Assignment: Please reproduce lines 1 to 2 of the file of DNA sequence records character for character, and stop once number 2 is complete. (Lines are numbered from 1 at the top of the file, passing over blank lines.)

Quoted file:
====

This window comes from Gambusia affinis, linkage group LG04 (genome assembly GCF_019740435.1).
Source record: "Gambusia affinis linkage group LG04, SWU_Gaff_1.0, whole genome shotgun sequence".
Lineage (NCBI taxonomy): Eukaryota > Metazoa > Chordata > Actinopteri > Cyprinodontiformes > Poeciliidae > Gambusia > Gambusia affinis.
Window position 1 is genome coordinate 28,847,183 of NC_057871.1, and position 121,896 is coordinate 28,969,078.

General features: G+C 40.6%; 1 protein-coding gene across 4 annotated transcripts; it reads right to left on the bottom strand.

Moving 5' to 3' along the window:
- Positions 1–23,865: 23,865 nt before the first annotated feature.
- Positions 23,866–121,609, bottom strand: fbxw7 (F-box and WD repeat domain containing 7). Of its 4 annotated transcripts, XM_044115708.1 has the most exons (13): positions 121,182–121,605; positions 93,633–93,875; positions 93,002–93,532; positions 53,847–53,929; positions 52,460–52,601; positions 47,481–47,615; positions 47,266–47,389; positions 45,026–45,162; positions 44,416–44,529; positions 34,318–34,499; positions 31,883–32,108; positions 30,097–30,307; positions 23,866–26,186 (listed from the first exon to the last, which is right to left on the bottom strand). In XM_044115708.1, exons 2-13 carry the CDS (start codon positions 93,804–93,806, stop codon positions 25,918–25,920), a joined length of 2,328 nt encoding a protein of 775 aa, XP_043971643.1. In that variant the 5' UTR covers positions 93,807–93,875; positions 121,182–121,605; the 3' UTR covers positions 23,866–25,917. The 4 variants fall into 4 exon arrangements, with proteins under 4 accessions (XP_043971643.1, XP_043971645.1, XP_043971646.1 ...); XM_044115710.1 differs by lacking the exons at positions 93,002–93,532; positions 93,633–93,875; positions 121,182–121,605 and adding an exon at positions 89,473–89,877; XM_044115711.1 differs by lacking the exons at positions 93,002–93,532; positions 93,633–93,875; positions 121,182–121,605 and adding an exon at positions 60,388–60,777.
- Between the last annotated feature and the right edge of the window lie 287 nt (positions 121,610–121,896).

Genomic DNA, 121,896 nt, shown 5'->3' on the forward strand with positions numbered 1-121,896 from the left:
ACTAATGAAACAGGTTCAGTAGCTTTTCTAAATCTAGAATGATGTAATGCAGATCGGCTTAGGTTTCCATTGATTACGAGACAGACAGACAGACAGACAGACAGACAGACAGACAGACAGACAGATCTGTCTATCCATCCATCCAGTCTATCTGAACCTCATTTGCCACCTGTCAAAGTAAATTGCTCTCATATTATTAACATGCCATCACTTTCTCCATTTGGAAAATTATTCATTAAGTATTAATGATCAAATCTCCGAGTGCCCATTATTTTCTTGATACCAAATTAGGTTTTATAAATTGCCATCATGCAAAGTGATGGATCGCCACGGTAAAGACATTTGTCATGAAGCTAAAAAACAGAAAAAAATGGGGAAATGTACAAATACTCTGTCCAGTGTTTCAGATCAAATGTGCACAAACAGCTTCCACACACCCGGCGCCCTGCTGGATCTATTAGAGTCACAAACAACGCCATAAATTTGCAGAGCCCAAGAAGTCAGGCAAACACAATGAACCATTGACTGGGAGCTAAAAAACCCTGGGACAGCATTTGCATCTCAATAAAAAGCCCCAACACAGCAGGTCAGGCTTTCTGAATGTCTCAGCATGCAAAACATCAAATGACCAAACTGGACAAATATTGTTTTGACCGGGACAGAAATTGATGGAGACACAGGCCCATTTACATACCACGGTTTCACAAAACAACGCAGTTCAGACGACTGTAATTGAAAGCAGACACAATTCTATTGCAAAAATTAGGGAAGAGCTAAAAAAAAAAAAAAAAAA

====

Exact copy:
This window comes from Gambusia affinis, linkage group LG04 (genome assembly GCF_019740435.1).
Source record: "Gambusia affinis linkage group LG04, SWU_Gaff_1.0, whole genome shotgun sequence".